Thursday, October 20, 2011

Milk Like Sugar ***

(Always click on the title to see the complete review!)
Kirsten Greenidge's ambitious new play is now at Playwrights Horizons in a coproduction with Women's Project Theater and the La Jolla Playhouse. Among the many topics it takes on are teenage pregnancy, rampant consumerism, mother-daughter relations, friendship and loyalty, the fear of loneliness, and the degradation of feeling that arises from living in a circumscribed world. That's a big agenda for a 100-minute play, perhaps too big. However, the production is so heartfelt that it is impossible not to be drawn into the world of these four African-American 16-year-old girls (Angela Lewis as the main character Annie, Cherise Boothe as mean girl Talisha, Nikiya Mathis as follower Margie and Adrienne C. Moore as Keera, the religious, plump outcast), two young men (J. Mallory McCree as Malik, a high school senior determined to break out of the ghetto, and LeRoy McClain as Antwoine, a would-be tattoo artist), and, finally, Annie's bitter, unloving mother Myrna (the superb Tonya Pinkins). The desire to have a baby to offer the unconditional love missing from their lives leads Annie, Talisha and Margie to form a pact to get pregnant at the same time. Annie is fixed up with Malik, whom she sees as just a sperm donor, but he has other plans. It's unusual that the men are the more sensitive characters, while the women are often mean and uncaring. The play has several riveting scenes. That not all the loose ends get tied up is a minor flaw. The play tries to end on a slightly hopeful note, but I was left with a feeling of deep sorrow for those who are trapped by their circumstances. The cast is uniformly strong. The set by Mimi Lien includes a moveable wall that suggests how the world is closing in. The costumes by Toni-Leslie James vividly capture the characters even before they say a word. Rebecca Taichman's direction in smooth and assured.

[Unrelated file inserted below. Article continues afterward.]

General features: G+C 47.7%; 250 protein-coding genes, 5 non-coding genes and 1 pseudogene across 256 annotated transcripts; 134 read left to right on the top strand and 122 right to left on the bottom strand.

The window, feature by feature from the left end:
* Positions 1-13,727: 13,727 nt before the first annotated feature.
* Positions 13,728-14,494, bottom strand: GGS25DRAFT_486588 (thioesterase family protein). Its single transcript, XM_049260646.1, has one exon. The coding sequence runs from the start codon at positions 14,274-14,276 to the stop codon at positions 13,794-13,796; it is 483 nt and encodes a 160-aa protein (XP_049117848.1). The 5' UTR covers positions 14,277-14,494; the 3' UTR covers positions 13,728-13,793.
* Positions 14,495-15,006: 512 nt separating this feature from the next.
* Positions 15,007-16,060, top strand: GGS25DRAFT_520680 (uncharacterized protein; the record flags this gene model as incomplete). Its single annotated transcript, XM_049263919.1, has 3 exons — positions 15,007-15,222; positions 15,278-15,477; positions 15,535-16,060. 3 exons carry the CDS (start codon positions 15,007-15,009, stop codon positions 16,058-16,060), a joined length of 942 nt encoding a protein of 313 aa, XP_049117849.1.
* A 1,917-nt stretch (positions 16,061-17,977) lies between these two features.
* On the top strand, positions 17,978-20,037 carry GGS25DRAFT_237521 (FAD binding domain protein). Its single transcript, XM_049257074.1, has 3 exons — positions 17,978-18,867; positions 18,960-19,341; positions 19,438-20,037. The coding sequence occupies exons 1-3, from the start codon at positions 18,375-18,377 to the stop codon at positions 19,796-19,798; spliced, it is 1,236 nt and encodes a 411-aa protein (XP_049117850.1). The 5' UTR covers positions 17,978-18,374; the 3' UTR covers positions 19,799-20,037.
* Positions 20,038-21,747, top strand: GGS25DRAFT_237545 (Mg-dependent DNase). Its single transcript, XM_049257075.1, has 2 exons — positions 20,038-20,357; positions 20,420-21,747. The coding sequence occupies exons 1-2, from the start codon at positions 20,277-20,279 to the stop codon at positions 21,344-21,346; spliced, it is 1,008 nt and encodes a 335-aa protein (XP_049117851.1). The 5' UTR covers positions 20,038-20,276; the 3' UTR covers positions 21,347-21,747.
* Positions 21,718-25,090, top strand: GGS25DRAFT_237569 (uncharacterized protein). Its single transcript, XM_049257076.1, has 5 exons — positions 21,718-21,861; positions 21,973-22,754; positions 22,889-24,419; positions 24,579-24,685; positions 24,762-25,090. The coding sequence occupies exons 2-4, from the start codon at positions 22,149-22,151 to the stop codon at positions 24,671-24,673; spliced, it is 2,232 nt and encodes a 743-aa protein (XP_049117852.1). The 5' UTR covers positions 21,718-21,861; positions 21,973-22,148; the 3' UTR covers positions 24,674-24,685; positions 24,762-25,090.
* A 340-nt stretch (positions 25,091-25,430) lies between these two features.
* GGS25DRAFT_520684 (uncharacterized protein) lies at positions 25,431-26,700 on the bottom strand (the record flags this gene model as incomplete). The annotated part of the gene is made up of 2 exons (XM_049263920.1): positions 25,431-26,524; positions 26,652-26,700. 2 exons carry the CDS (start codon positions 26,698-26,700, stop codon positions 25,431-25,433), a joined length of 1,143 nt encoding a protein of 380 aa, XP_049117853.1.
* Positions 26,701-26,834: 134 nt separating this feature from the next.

The title refers to the powdered milk that is often a staple in low-income households. It may look like sugar, but it's not sweet.

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